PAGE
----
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Great post, ClassicRider. All good points to consider. My bike had an uneven idle, would stumble & cough at low RPMs (like turning a tight corner at slow speed) and generally ran OK, MOST of the time. The deciding factors in ditching my MM system were, 1) nobody wants to mess with it, 2) I intend to build my motor to (at least) 95" or bigger and 3) didn't want to rely on downloading different maps everytime an element is changed and 4) COST. For a little more than the cost of a PC III, i switched over to carb. I bought parts on e-bay, off this forum and even sold off my stock ECM and throttle body on e-bay to recoup some $$$. Installed everything myself and saved more there. Bike fired on 2nd or 3rd revolution and starts & runs great. No hassles. Like you said, there are a shitload of things to go wrong (potentially) with a MM EFI system. This narrows things down a bit if you're out on the road and having a problem. anyway, i'm glad i did it. And EZRider....I think you're OVER analyzing this. And you're also over estimating the difficulty. If by chance you can find an exact tank as yours (off a carbed bike) then LITERALLY IS A BOLT ON, PLUG & PLAY THING. I too thought this may have been a daunting task, at first. but i repeat....it's easy. Just do it.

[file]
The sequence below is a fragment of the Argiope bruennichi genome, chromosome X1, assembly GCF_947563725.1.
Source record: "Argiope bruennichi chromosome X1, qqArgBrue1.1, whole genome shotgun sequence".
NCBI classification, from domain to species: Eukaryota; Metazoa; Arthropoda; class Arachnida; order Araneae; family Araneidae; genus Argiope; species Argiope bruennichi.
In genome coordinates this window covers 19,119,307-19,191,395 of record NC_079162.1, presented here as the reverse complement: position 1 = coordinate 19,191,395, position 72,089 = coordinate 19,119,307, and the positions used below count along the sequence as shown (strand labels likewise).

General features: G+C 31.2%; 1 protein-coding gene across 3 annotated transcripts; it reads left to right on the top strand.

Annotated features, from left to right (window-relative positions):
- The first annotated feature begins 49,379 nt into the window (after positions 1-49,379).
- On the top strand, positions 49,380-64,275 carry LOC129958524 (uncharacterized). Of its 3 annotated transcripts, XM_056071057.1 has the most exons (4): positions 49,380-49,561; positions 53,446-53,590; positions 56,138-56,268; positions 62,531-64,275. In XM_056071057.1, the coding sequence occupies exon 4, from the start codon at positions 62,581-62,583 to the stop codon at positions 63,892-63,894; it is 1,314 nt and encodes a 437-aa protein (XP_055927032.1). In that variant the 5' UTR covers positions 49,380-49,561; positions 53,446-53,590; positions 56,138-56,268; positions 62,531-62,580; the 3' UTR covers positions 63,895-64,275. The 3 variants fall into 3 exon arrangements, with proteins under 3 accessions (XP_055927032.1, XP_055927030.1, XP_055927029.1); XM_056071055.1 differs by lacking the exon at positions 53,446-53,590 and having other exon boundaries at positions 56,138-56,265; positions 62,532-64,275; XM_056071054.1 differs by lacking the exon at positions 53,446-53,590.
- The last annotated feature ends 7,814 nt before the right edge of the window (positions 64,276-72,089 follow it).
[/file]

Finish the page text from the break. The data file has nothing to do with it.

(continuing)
Tim
 

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Discussion Starter #14
Tim,

My bike is a 2000 FLHTCUI. I think the CUI stands for EFI and there were carbed FLHT's for the same year, correct?

I ask this to confirm that a tank from a 2000 carbed FLHT will easily replace what I have.

I need a Luxury Rich Red tank, if anyone out there has one they want to part with let me know.
 

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I agree, Dr. Classic,
A very thoughtful, well-reasoned analysis. Before I got the MM EFI bike, I was absolute die-hard carb guy. I was dragged kicking and screaming into the world of EFI. Now that I've been the for a few years and have spent a lot of time and effort learning the system(s), I don't think I'd want to go back. Tuning a bike without getting your hands dirty is great fun.